Tucson, AZ – Since Nicolás Maduro became president of the Bolivarian Republic of Venezuela in 2013, the right-wing opposition has been fixated on overthrowing his government. The opposition has never recognized neither the constitution nor the legitimacy of the revolutionary government of the United Socialist Party of Venezuela (PSUV).
What is the opposition trying to do?
The opposition is attempting to reverse a revolutionary process nearly 20 years in the making. With the assistance of their U.S imperialist partners, the opposition is using any methods necessary to create chaos, destabilize the country and call for U.S. intervention resulting in yet another 'regime change.' The variety of methods include: violent and murderous anti-government street barricades known in Venezuela as Guarimbas, hoarding food and necessities, price gouging, and coordinating with international mass media to slander President Maduro, the PSUV, and the national democratic revolution.
At an anti-government demonstration on Oct. 26 gun shots came out of the mob killing a police officer. These confrontations have the purpose of provoking police into a violent confrontation to be spread throughout the media to sway opinion that Maduro and the PSUV are unfit to democratically rule.
Having achieved significant improvements through their national democratic revolution, the Bolivarian Revolution faces a serious economic situation. Since the capitalist class still possesses great control over national production, distribution and import of goods, this economic situation is both a profitable one for capitalists and a political advantage. The U.S.-allied opposition wants to use their private ownership to punish the people by applying practices like hoarding basic goods and creating fictitious shortages, contraband, inducing inflation of prices. This amounts to economic sabotage with the goal of provoking social unrest.
Having won a parliamentary majority for the first time in 17 years, the right-wing politicians grouped in the Democratic Unity Roundtable (MUD) have determined the time had come to finally overthrow Maduro and with him all the gains of the revolution. Nevertheless, three representatives from the state of Amazona were placed under temporary suspension and prohibited from fulfilling their duties by the Supreme Tribunal Council (Supreme Court), due to investigations of electoral fraud. Not surprisingly, the opposition rejected the sentencing and had the representatives sworn in parliament. By failing to comply with a Supreme Justice ruling, this right-wing bourgeois parliament was declared, almost from its inception, in legal contempt and therefore all its actions were void and without legal authority.
For the rest of the 2016 year, this illegitimate parliament began to pass regressive laws that were deemed unconstitutional, not only because they sought to dismantle the social achievements of the revolutionary government, but because all acts by parliament had already been declared void by the Supreme Justice. Some examples of such laws were privatizing public housing, reforming organic labor and telecommunication laws, amnesty laws amongst others.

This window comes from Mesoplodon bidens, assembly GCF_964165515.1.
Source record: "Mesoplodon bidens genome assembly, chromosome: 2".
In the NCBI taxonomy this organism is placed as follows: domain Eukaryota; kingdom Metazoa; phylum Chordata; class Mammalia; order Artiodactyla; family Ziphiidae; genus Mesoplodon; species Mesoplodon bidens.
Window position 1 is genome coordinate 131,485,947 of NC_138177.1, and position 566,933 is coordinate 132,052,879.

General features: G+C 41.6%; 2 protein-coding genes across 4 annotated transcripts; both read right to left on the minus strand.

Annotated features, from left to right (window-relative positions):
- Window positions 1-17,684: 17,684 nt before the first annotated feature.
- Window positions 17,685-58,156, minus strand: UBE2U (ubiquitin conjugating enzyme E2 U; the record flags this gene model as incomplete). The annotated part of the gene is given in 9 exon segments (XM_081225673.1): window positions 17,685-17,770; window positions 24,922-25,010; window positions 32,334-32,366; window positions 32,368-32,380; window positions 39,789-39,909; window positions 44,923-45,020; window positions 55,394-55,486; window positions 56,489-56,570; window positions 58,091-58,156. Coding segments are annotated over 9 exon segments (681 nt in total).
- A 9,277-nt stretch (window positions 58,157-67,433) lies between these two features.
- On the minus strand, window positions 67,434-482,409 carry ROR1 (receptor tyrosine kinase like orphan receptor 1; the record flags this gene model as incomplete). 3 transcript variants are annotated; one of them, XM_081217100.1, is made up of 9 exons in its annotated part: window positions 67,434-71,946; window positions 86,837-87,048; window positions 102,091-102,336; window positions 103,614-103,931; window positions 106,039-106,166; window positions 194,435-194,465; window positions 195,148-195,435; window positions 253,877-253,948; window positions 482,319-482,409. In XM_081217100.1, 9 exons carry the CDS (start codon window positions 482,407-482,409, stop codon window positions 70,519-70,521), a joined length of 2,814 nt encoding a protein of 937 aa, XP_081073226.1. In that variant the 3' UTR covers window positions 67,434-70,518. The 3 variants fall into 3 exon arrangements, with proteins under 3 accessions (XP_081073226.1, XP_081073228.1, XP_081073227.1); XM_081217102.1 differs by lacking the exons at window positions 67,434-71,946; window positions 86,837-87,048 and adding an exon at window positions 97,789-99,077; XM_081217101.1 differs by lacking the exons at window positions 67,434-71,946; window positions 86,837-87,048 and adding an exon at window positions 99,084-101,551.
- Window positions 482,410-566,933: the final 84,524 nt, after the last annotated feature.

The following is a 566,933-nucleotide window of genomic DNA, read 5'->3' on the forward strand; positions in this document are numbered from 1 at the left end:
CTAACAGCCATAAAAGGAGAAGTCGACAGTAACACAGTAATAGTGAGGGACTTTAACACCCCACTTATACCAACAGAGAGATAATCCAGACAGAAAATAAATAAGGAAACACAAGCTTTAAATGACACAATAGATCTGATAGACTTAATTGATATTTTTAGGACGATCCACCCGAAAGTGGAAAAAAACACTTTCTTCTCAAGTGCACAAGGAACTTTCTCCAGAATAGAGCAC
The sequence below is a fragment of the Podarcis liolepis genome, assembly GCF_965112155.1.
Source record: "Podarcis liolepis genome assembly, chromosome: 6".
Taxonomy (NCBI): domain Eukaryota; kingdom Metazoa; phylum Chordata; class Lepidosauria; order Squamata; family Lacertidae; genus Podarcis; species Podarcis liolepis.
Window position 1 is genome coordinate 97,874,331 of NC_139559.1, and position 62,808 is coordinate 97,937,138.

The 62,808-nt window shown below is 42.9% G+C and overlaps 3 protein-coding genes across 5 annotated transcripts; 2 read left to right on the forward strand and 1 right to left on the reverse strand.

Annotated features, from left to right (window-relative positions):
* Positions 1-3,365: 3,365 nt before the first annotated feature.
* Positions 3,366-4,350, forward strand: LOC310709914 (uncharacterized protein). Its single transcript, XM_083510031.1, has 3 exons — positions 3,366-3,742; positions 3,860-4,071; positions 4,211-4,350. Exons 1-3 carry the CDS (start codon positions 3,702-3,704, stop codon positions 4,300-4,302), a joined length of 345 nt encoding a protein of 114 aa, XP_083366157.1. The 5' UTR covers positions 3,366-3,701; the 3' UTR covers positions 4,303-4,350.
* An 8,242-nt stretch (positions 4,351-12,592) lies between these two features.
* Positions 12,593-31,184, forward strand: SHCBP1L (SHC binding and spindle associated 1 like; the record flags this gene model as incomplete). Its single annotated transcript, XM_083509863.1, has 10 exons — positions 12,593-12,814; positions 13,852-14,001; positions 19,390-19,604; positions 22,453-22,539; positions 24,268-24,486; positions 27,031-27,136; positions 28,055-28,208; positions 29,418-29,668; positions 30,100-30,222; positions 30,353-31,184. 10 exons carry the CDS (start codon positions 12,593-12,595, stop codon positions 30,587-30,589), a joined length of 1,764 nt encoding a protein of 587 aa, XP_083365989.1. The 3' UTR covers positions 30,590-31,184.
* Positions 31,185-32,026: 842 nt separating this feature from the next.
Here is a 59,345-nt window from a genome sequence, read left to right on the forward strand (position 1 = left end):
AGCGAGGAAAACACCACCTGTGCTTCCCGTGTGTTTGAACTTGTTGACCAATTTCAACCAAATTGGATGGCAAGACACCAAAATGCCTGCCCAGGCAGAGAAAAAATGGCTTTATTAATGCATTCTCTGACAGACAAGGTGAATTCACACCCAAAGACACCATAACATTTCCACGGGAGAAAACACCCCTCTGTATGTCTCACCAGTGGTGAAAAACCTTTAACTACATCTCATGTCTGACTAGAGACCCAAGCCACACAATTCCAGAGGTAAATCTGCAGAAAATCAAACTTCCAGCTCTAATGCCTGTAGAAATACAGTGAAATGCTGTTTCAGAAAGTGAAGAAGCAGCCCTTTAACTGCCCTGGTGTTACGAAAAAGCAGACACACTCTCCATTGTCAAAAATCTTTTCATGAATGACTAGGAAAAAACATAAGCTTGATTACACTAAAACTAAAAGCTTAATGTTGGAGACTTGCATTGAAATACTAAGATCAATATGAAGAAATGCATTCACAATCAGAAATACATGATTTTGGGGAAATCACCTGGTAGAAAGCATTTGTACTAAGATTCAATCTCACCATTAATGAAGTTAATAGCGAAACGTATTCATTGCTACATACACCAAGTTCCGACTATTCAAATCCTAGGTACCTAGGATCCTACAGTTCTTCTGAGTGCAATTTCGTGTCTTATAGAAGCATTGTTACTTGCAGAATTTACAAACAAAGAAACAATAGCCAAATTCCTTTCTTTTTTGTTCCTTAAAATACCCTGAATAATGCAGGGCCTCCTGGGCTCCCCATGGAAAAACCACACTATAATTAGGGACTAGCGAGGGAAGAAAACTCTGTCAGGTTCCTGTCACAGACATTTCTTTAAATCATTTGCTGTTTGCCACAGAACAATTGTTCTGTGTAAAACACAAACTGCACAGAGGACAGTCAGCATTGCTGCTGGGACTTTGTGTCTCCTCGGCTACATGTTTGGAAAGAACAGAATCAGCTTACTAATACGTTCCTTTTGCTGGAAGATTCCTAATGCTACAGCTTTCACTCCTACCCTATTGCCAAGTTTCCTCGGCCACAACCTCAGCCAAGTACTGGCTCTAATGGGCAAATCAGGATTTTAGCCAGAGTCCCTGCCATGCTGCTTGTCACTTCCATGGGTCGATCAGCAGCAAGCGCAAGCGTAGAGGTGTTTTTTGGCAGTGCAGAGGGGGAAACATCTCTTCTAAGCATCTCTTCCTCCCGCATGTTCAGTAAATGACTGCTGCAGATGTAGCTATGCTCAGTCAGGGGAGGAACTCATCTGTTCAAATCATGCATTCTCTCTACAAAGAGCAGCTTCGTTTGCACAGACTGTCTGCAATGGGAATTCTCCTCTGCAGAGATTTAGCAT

Despite a unified goal of removing Maduro, the right-wing politicians failed to initiate a recall referendum process as early as January 2016 because of internal divisions. The opposition, with no popular base, is ineffective politically because it is divided by self-interest and opportunism. They waited until May 2016 to finally request the National Electoral Council (CNE) begin the process. Important to mention is the fact that the CNE had announced that given the constitutional timeline the recall referendum would not happen until 2017, a decision not convenient for the opposition, since the constitution states that if a referendum is held after the president has already begun the last two years of his term, his vice-president would simply finish his mandate, and there would not be new elections as the opposition desires.
The constitutional referendum process is divided by three stages: First, the soliciting party must obtain signatures of 1% of the electorate. Second, after those signatures collected have been confirmed and validated by the CNE, they then must gather signatures from 20% of the electorate from each of the country’s 24 states, after which the CNE would then set a date for the recall referendum electoral process.
Once again the opposition failed to follow the simplest democratic procedures, proving the revolutionary government’s position that they fundamentally were not pursuing a referendum process, but instead sought only to mobilize the masses through deceit and advance their agenda of a parliamentary coup.